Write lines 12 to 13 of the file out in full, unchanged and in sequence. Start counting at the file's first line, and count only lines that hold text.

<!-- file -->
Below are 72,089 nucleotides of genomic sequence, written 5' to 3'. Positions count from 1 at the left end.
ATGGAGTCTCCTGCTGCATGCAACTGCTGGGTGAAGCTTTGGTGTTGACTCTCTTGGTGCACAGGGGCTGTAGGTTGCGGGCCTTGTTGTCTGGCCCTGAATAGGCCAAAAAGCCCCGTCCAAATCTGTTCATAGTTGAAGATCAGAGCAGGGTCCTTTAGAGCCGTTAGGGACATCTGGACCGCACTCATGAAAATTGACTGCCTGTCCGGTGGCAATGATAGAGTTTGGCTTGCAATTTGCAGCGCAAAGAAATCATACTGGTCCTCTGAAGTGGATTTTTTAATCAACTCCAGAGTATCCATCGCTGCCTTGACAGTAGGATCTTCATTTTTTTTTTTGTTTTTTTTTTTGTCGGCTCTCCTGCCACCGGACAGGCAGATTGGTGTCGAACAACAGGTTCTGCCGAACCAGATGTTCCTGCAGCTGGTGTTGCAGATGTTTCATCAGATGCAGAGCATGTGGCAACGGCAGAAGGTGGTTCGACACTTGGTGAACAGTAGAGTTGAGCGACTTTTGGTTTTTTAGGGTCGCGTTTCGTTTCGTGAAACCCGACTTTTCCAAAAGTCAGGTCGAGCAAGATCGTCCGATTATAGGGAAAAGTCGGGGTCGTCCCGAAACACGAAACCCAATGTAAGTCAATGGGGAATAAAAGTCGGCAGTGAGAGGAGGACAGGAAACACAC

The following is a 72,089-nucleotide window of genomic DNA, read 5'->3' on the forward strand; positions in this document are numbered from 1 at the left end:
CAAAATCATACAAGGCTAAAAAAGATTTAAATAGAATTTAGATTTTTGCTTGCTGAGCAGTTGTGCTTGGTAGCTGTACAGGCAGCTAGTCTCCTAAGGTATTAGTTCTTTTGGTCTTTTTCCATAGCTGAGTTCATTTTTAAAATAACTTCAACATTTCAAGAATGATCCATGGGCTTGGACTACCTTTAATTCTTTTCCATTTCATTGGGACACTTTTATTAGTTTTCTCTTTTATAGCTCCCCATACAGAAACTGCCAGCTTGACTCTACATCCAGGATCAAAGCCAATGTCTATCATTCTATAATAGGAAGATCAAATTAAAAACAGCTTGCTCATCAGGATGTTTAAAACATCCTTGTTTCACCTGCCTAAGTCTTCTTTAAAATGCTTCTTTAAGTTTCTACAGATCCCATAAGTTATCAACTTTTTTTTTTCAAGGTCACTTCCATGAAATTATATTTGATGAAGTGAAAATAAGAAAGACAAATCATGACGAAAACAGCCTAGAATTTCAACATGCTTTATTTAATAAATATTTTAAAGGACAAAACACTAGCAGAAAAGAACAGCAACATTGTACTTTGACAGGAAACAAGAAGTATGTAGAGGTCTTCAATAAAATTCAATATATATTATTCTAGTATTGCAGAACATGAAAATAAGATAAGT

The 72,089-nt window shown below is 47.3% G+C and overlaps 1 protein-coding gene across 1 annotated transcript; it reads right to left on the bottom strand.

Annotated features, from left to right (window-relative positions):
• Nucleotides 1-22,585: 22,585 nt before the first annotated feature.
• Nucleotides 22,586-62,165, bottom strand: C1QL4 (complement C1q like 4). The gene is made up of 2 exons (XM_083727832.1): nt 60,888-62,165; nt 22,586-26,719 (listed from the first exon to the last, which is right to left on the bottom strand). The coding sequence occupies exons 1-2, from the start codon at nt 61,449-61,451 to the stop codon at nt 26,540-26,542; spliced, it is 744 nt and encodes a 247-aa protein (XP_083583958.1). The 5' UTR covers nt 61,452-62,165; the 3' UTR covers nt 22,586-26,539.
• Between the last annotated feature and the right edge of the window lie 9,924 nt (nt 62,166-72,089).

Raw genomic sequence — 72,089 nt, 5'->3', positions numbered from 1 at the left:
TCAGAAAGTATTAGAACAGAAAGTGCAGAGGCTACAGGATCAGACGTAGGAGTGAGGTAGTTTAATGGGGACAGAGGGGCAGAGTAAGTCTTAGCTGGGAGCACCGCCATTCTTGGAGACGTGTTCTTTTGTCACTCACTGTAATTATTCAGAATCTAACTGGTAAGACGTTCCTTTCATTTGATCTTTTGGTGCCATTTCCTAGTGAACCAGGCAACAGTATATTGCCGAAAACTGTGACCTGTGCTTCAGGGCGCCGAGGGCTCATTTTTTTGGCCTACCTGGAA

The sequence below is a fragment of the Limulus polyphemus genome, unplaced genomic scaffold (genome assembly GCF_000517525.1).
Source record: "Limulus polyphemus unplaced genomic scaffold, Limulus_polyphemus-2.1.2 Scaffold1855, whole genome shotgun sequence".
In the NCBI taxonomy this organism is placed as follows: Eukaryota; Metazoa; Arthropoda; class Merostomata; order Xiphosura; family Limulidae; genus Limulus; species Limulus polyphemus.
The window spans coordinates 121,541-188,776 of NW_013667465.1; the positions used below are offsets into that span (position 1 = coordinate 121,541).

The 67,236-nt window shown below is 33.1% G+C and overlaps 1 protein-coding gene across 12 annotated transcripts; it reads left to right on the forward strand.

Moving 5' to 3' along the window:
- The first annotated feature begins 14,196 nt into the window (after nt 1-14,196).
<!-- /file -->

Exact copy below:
The sequence below is a fragment of the Limulus polyphemus genome, unplaced genomic scaffold (genome assembly GCF_000517525.1).
Source record: "Limulus polyphemus unplaced genomic scaffold, Limulus_polyphemus-2.1.2 Scaffold1855, whole genome shotgun sequence".